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22 Sep

Régime des Fleurs Rethinks Tuberose With Tóor Tóor Launch

For so long as she will be able to recall, Alia Raza has been obsessive about tuberose.

“I remember being 12 years old and all of the fragrances I might gravitate toward centered around this flower, this note,” said Raza, who paired her love of fragrance with a background in film to cofound Régime des Fleurs with Ezra Woods in 2014. “I comprehend it’s turn into trendy for people to say they began their brand as an art practice, but I actually did.”

Though Raza has scaled the brand past its once-hand-painted labels and bottles, her creative process stays rooted in nice art. Launching Oct. 1, the founder’s newest eau de parfum, Tóor Tóor, isn’t any exception.

Retailing for $240, Tóor Tóor goals to supply a more unisex tackle tuberose. “That is for the perfume lover who has five tuberose, white-floral fragrances that smell much like one another and needs to grasp this ingredient in a totally latest way,” said Raza, who tapped IFF master perfumer Dominique Ropion to perform this.

Régime des Fleurs’ newest fragrance, Tóor Tóor, launches Oct. 1 for $240.


“They call [Ropion] the master of white florals,” said Raza, who first became an admirer of the perfumer’s work through Frederic Malle’s Carnal Flower. When Raza approached IFF throughout the pandemic with the thought for Tóor Tóor, Ropion was “intrigued by her multisensory and aesthetic-driven approach to scent creation,” and signed on for the project.

“I wanted the perfume to amplify the smell of the natural tuberose extract, which is sort of earthy, green, spicy and almost bitter — plenty of that gets lost throughout the modifications of turning [tuberose] right into a business fragrance,” said Raza, who, alongside Ropion and her friend Christopher Niquet, referenced examples of brutalist architecture to encourage the juice for Tóor Tóor.

The scent features notes of freesia, grapefruit rind, violet leaf and a trilogy of vetiver extracts, leading to a “mysterious and distorted tuberose,” Ropion said. “I call it a brutalist tuberose: it’s complex, unisex, beguiling and totally unexpected,” she added, estimating Tóor Tóor could do $100,000 in sales during its first 12 months available on the market.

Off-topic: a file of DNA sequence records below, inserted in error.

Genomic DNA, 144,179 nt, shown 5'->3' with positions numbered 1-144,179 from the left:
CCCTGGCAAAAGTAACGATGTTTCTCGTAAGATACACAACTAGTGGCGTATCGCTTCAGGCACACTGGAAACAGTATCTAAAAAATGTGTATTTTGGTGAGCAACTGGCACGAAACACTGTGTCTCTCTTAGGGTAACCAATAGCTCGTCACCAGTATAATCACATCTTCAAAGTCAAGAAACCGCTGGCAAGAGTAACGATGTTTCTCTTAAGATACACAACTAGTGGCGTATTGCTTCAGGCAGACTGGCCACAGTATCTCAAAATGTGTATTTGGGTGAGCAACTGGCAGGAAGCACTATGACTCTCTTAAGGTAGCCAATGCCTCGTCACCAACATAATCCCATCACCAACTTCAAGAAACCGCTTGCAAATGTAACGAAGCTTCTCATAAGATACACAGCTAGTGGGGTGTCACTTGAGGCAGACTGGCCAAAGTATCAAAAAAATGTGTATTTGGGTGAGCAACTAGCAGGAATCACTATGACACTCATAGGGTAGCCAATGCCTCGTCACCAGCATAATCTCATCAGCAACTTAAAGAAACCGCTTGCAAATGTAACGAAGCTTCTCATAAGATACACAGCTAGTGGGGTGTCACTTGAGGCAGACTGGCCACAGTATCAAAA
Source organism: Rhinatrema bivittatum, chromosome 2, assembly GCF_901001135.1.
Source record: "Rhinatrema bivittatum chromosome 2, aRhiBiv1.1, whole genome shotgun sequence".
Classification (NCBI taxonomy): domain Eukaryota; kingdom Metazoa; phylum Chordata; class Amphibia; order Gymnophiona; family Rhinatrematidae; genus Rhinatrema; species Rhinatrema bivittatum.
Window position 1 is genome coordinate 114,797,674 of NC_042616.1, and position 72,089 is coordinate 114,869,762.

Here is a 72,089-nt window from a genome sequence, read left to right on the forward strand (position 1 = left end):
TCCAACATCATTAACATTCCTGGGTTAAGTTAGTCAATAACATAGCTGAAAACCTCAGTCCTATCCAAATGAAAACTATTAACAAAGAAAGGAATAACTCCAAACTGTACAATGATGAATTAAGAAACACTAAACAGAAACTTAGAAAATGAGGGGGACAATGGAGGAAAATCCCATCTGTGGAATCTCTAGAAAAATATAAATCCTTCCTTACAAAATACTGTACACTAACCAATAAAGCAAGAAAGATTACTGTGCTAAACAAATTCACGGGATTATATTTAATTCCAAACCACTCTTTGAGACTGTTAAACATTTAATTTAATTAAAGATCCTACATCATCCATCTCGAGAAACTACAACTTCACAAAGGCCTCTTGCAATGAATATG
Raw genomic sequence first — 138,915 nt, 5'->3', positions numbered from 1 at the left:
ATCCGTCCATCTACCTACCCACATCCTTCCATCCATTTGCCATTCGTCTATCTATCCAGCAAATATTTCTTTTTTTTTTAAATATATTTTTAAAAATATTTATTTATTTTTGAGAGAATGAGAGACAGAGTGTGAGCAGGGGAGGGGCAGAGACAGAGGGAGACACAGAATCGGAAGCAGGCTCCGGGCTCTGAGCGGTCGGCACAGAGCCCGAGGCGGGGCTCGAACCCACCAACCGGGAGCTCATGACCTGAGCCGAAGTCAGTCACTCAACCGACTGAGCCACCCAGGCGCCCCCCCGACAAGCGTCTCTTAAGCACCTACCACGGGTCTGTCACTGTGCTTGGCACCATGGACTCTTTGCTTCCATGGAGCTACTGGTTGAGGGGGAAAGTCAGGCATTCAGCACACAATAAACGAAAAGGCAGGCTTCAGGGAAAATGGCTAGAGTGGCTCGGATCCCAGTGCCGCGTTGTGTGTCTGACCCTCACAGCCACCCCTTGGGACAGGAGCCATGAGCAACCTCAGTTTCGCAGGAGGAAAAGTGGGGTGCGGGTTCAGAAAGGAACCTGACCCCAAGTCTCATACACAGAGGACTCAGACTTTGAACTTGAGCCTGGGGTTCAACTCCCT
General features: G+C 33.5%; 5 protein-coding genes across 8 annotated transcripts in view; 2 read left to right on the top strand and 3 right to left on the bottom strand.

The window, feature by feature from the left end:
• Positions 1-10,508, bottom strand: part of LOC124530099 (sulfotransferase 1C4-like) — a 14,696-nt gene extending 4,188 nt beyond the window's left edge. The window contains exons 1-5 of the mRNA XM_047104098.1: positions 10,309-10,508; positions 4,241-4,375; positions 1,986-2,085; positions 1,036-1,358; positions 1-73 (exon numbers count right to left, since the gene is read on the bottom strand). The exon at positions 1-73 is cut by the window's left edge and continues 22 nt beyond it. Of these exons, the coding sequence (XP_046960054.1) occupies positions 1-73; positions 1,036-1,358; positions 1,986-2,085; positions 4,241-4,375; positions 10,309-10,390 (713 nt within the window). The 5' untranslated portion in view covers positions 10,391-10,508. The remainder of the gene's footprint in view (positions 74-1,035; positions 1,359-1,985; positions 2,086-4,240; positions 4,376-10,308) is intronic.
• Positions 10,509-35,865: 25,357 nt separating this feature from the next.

The fragrance is the tenth in Régime des Fleurs’ core eau de parfum collection, which sells at Moda Operandi, Ssense and The Row’s stand-alone stores in Los Angeles, Recent York and London.

“Most of our discovery immediately comes from The Row,” said Raza, who describes the brand’s primary consumer as “tastemakers and early adopters — we’re not a household name, we’re not throughout TikTok; people love the brand since it’s considered form of a brand for insiders.”

Régime des Fleurs has seen some momentum on TikTok, where it counts 2.5 million hashtag views, but Instagram is its primary social platform. “I’m unsure yet what I’m finding to be handiest [on TikTok], but what I’m finding surprising is there’s this generation of younger people who find themselves obsessive about fragrance, but are coming at it from a completely different angle — their interest is more technical,” said Raza, who grew up in a suburb in Buffalo, N.Y., and saw the world of fragrance then as a glamorous thing. “That a part of the conversation shouldn’t be a lot there anymore; it’s not about kids attempting to have a luxury lifestyle or be fancy — there’s a passion for the nitty-gritty details and ins and outs of actual perfumery.”

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